To mitigate this, write down concise bullet points about why you are leaving medicine. Then give this spiel to anyone who asks you for your reasons. Keep in mind, however, that you are under no obligation to explain yourself to anyone. And if you want to share the long version of the story, keep it for those who earn your confidence.
This strategy is for people who try to get a reaction out of you. These kinds of people may refuse to accept your boundaries and script. They may become very unpleasant, and even abusive. In these scenarios, it’s best to try to avoid these conversations if you can, but if that is not possible, you can try grey-rocking.
Think of a bog-standard grey rock. Pretty boring, right?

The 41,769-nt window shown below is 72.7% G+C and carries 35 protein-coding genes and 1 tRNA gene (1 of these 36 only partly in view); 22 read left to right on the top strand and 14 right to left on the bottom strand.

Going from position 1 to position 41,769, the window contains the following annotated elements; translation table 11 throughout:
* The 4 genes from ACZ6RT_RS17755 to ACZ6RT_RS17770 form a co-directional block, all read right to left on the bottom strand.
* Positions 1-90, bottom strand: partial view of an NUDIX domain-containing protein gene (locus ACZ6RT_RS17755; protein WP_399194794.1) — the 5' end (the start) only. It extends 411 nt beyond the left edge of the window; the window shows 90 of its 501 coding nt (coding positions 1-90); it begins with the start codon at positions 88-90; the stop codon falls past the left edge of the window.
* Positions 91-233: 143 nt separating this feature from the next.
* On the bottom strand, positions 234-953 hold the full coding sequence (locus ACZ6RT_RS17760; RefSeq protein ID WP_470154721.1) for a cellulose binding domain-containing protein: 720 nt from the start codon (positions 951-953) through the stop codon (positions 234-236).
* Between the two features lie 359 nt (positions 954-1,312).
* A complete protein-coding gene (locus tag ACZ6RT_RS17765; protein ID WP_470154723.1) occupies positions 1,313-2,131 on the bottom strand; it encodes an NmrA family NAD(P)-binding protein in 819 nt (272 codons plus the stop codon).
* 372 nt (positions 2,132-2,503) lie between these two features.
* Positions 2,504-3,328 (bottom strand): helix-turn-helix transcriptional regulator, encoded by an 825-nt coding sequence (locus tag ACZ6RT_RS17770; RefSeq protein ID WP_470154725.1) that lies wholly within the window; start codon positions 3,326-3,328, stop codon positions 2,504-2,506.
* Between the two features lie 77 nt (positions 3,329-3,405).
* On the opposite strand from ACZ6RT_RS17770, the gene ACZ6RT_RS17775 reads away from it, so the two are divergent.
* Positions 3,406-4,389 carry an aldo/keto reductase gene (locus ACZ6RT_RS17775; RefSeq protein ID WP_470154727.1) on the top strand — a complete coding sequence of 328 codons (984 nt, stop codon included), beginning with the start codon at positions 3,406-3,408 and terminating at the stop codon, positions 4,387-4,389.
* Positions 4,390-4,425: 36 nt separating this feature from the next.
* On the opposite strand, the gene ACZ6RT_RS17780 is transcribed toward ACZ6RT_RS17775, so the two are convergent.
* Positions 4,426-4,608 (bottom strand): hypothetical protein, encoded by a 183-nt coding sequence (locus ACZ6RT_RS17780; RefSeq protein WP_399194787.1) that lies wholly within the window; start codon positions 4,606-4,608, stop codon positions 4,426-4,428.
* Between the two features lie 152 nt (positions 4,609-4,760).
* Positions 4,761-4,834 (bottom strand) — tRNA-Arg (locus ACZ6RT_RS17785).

This strategy is about emulating that. Make the conversation as lifeless as possible. Respond with things like “mm”, “yeah”, “I don’t know”. Avoid becoming sarcastic, though, as the aim is to not give them the emotional reaction that they want. They will eventually get bored and move on.
5. Remove yourself from toxic situations
If your circumstances are really toxic, get yourself out of the situation. You may even find you have to distance yourself from certain people. If it’s your family, could you maybe find a place of your own? If it’s a colleague, how can you minimise time spent with them?
Medics can become so used to toxic behaviour that we sometimes don’t give ourselves permission to recognise how awful it really makes us feel. We may not even realise how much we don’t deserve that.